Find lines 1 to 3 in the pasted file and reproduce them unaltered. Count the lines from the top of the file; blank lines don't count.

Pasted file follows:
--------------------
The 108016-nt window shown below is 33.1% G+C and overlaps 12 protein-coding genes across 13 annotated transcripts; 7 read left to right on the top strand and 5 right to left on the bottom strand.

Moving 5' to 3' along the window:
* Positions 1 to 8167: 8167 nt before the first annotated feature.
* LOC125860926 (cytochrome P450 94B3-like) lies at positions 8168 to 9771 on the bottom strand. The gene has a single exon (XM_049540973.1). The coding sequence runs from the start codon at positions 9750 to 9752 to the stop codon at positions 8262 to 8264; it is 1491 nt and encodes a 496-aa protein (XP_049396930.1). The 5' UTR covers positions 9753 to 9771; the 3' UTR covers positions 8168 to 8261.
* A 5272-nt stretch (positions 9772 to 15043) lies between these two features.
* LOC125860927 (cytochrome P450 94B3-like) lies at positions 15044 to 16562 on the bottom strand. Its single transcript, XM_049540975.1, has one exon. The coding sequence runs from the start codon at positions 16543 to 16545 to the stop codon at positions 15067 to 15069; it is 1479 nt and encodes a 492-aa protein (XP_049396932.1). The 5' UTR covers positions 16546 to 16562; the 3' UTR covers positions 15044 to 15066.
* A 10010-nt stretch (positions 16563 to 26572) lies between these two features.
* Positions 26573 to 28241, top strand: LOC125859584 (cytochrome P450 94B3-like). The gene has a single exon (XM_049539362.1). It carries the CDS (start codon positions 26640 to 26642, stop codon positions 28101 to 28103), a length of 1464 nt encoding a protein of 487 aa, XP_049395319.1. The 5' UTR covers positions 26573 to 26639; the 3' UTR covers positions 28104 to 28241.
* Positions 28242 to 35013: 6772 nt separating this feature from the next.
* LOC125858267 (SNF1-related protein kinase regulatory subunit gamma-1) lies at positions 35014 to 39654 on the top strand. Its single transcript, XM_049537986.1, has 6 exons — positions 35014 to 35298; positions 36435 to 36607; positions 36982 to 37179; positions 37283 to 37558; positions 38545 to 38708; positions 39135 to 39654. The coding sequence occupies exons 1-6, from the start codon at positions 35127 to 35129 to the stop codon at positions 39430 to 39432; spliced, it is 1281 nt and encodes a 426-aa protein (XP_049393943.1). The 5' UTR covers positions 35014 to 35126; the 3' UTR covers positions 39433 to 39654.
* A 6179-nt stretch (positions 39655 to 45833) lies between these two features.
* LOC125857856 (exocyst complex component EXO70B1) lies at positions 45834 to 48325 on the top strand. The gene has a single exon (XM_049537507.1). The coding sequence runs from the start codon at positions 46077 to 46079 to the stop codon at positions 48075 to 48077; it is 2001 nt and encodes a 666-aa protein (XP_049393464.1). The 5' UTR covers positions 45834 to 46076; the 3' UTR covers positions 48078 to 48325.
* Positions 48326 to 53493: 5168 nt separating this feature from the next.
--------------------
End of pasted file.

The 108016-nt window shown below is 33.1% G+C and overlaps 12 protein-coding genes across 13 annotated transcripts; 7 read left to right on the top strand and 5 right to left on the bottom strand.

Moving 5' to 3' along the window:
* Positions 1 to 8167: 8167 nt before the first annotated feature.